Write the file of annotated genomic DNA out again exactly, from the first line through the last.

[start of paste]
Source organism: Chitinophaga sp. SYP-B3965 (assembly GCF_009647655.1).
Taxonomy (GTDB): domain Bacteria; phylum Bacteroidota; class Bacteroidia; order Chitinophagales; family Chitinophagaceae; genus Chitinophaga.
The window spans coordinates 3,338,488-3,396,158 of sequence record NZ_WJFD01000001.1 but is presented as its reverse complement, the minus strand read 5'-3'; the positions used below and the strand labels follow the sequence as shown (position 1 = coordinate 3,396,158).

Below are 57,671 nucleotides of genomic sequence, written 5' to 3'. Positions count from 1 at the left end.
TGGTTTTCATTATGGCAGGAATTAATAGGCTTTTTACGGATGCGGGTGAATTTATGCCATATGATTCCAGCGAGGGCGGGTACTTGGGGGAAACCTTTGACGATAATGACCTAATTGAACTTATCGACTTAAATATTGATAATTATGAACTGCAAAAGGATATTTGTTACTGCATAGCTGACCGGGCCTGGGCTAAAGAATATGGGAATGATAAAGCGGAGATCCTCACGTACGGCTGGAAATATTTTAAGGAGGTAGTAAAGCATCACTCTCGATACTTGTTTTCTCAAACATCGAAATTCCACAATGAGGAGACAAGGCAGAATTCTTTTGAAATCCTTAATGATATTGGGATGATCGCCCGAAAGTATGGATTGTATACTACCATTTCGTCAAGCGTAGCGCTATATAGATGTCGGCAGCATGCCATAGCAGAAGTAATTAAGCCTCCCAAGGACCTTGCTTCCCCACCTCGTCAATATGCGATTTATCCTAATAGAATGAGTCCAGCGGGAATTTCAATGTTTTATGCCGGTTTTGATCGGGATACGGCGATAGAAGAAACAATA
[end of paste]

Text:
Source organism: Chitinophaga sp. SYP-B3965 (assembly GCF_009647655.1).
Taxonomy (GTDB): domain Bacteria; phylum Bacteroidota; class Bacteroidia; order Chitinophagales; family Chitinophagaceae; genus Chitinophaga.
The window spans coordinates 3,338,488-3,396,158 of sequence record NZ_WJFD01000001.1 but is presented as its reverse complement, the minus strand read 5'-3'; the positions used below and the strand labels follow the sequence as shown (position 1 = coordinate 3,396,158).

Below are 57,671 nucleotides of genomic sequence, written 5' to 3'. Positions count from 1 at the left end.
TGGTTTTCATTATGGCAGGAATTAATAGGCTTTTTACGGATGCGGGTGAATTTATGCCATATGATTCCAGCGAGGGCGGGTACTTGGGGGAAACCTTTGACGATAATGACCTAATTGAACTTATCGACTTAAATATTGATAATTATGAACTGCAAAAGGATATTTGTTACTGCATAGCTGACCGGGCCTGGGCTAAAGAATATGGGAATGATAAAGCGGAGATCCTCACGTACGGCTGGAAATATTTTAAGGAGGTAGTAAAGCATCACTCTCGATACTTGTTTTCTCAAACATCGAAATTCCACAATGAGGAGACAAGGCAGAATTCTTTTGAAATCCTTAATGATATTGGGATGATCGCCCGAAAGTATGGATTGTATACTACCATTTCGTCAAGCGTAGCGCTATATAGATGTCGGCAGCATGCCATAGCAGAAGTAATTAAGCCTCCCAAGGACCTTGCTTCCCCACCTCGTCAATATGCGATTTATCCTAATAGAATGAGTCCAGCGGGAATTTCAATGTTTTATGCCGGTTTTGATCGGGATACGGCGATAGAAGAAACAATA